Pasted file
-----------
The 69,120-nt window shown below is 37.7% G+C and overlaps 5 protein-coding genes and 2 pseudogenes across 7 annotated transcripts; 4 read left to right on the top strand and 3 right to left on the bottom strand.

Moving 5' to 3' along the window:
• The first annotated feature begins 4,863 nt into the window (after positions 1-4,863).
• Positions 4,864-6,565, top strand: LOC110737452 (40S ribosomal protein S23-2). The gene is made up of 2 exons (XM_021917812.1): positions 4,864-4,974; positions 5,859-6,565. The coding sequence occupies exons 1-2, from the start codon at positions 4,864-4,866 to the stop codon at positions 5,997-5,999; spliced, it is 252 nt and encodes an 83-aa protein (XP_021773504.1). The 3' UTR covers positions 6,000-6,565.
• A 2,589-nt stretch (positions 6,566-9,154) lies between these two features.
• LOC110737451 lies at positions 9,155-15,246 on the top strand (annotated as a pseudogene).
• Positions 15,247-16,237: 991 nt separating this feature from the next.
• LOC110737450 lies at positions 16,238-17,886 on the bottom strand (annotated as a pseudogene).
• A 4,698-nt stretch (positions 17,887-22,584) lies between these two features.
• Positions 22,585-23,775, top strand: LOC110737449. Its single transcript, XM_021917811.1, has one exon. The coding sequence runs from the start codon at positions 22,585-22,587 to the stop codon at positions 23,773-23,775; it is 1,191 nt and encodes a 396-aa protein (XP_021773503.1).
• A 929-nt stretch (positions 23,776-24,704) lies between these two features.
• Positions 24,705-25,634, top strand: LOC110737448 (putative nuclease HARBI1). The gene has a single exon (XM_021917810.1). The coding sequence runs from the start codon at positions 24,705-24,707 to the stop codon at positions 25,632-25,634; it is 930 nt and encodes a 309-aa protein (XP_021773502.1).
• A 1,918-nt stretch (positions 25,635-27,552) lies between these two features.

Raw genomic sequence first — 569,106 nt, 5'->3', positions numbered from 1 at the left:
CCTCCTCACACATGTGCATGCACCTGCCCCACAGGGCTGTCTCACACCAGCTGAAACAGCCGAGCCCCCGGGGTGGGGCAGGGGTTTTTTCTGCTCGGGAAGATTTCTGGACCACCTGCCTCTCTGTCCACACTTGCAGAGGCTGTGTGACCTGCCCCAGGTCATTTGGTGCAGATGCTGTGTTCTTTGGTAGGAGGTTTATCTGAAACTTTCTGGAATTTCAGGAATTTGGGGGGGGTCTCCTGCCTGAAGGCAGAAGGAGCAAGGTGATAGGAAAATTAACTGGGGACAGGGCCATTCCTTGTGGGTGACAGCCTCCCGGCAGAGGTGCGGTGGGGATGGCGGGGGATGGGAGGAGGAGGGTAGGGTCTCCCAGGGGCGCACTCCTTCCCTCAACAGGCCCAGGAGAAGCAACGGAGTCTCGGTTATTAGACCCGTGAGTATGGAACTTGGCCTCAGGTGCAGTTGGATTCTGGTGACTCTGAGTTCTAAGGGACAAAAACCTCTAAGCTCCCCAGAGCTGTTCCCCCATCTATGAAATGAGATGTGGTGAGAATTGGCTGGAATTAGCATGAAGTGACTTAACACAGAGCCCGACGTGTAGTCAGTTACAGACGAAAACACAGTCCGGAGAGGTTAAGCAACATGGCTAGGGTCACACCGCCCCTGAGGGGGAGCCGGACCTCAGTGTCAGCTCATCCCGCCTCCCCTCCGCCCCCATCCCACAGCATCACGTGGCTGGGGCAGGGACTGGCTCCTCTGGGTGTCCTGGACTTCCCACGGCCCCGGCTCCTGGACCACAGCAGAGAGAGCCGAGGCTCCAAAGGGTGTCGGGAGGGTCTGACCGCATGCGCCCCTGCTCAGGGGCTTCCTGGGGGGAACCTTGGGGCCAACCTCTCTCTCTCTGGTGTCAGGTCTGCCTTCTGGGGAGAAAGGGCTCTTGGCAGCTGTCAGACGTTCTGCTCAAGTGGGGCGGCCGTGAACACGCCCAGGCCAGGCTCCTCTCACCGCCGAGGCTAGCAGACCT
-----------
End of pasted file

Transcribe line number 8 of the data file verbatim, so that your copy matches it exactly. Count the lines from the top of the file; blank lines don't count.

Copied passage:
• LOC110737450 lies at positions 16,238-17,886 on the bottom strand (annotated as a pseudogene).